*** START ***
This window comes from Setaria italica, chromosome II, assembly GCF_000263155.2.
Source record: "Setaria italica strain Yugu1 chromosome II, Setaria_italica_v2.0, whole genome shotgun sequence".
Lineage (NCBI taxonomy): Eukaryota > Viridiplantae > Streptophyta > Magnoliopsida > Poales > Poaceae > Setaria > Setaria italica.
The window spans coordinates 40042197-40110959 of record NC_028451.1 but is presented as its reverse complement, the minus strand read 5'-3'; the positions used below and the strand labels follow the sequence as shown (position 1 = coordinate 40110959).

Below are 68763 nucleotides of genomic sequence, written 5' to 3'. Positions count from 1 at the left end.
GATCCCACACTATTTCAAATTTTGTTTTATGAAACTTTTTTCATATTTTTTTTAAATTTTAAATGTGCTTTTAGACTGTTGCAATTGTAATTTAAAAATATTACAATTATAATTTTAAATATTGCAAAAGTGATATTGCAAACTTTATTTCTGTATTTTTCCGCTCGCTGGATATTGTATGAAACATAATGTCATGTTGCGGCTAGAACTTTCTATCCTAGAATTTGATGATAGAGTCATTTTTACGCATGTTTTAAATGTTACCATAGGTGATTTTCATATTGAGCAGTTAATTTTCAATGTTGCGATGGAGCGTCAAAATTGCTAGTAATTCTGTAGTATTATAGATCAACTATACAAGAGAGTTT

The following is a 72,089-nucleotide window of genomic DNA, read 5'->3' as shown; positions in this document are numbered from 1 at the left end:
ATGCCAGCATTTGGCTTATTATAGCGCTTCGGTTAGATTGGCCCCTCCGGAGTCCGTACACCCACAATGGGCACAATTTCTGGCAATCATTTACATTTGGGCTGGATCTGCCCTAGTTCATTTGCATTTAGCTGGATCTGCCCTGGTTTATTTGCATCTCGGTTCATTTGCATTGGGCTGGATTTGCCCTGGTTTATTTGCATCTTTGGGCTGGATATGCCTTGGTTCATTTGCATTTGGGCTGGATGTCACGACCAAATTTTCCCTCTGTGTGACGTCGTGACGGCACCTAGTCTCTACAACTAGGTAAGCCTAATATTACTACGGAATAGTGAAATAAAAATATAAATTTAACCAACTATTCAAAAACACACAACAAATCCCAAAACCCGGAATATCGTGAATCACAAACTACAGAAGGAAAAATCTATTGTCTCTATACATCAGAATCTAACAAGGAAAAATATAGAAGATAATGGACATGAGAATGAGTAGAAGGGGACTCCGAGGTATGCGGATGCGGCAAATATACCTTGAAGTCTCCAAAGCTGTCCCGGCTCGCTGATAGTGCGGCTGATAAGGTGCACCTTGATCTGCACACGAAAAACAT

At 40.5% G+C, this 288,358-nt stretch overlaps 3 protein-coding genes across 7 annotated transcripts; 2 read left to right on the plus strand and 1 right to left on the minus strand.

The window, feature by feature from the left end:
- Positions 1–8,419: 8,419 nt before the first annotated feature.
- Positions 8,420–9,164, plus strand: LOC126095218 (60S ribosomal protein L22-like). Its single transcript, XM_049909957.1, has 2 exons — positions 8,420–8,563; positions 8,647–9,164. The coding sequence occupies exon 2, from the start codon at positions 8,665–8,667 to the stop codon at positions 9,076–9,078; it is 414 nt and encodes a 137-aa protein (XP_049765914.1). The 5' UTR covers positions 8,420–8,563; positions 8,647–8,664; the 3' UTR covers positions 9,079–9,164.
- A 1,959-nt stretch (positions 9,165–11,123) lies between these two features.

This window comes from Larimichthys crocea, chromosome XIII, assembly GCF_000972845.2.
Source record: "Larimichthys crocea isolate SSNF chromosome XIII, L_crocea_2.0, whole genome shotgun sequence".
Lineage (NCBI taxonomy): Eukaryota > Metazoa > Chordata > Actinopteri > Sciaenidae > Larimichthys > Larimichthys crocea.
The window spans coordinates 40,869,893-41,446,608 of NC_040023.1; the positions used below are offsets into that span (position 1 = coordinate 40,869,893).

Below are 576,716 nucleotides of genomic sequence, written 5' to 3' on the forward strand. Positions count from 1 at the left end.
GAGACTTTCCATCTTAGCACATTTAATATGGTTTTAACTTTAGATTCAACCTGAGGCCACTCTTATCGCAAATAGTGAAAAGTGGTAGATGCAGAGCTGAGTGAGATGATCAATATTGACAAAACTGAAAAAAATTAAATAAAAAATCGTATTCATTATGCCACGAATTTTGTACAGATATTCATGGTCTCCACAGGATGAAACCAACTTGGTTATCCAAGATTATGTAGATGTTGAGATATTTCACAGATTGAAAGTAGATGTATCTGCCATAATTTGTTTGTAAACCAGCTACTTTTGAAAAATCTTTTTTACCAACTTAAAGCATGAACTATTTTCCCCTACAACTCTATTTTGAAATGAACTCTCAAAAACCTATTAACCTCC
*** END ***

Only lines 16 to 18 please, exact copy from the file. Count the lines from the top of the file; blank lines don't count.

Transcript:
Lineage (NCBI taxonomy): Eukaryota > Metazoa > Chordata > Actinopteri > Sciaenidae > Larimichthys > Larimichthys crocea.
The window spans coordinates 40,869,893-41,446,608 of NC_040023.1; the positions used below are offsets into that span (position 1 = coordinate 40,869,893).

Below are 576,716 nucleotides of genomic sequence, written 5' to 3' on the forward strand. Positions count from 1 at the left end.